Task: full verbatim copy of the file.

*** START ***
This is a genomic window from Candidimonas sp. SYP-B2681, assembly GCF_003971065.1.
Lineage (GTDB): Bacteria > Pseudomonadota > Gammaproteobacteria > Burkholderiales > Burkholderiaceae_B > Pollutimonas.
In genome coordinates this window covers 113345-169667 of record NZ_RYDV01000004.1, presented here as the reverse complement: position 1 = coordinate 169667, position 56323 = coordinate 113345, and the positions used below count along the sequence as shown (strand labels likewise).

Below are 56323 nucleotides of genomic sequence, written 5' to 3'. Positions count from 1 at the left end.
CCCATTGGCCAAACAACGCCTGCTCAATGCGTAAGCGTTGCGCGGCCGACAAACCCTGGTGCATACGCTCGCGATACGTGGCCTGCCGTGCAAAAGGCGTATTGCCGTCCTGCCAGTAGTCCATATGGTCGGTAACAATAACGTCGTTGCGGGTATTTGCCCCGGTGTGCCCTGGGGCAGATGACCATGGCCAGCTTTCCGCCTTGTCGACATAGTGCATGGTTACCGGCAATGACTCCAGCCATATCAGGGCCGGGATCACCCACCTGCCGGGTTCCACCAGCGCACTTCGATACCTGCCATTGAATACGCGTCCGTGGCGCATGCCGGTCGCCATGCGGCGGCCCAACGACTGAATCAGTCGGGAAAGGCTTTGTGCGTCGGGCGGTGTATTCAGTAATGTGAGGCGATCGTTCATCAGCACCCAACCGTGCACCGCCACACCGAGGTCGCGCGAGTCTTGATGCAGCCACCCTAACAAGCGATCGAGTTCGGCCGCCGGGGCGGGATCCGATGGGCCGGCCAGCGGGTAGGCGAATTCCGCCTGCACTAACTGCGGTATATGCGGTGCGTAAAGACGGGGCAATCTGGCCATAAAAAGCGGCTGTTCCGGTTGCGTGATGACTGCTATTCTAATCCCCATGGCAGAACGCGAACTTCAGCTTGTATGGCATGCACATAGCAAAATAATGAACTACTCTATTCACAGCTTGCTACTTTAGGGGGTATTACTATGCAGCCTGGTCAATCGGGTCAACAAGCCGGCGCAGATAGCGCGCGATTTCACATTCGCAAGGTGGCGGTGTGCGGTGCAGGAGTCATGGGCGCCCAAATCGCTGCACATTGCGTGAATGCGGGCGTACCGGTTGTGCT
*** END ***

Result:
This is a genomic window from Candidimonas sp. SYP-B2681, assembly GCF_003971065.1.
Lineage (GTDB): Bacteria > Pseudomonadota > Gammaproteobacteria > Burkholderiales > Burkholderiaceae_B > Pollutimonas.
In genome coordinates this window covers 113345-169667 of record NZ_RYDV01000004.1, presented here as the reverse complement: position 1 = coordinate 169667, position 56323 = coordinate 113345, and the positions used below count along the sequence as shown (strand labels likewise).

Below are 56323 nucleotides of genomic sequence, written 5' to 3'. Positions count from 1 at the left end.
CCCATTGGCCAAACAACGCCTGCTCAATGCGTAAGCGTTGCGCGGCCGACAAACCCTGGTGCATACGCTCGCGATACGTGGCCTGCCGTGCAAAAGGCGTATTGCCGTCCTGCCAGTAGTCCATATGGTCGGTAACAATAACGTCGTTGCGGGTATTTGCCCCGGTGTGCCCTGGGGCAGATGACCATGGCCAGCTTTCCGCCTTGTCGACATAGTGCATGGTTACCGGCAATGACTCCAGCCATATCAGGGCCGGGATCACCCACCTGCCGGGTTCCACCAGCGCACTTCGATACCTGCCATTGAATACGCGTCCGTGGCGCATGCCGGTCGCCATGCGGCGGCCCAACGACTGAATCAGTCGGGAAAGGCTTTGTGCGTCGGGCGGTGTATTCAGTAATGTGAGGCGATCGTTCATCAGCACCCAACCGTGCACCGCCACACCGAGGTCGCGCGAGTCTTGATGCAGCCACCCTAACAAGCGATCGAGTTCGGCCGCCGGGGCGGGATCCGATGGGCCGGCCAGCGGGTAGGCGAATTCCGCCTGCACTAACTGCGGTATATGCGGTGCGTAAAGACGGGGCAATCTGGCCATAAAAAGCGGCTGTTCCGGTTGCGTGATGACTGCTATTCTAATCCCCATGGCAGAACGCGAACTTCAGCTTGTATGGCATGCACATAGCAAAATAATGAACTACTCTATTCACAGCTTGCTACTTTAGGGGGTATTACTATGCAGCCTGGTCAATCGGGTCAACAAGCCGGCGCAGATAGCGCGCGATTTCACATTCGCAAGGTGGCGGTGTGCGGTGCAGGAGTCATGGGCGCCCAAATCGCTGCACATTGCGTGAATGCGGGCGTACCGGTTGTGCT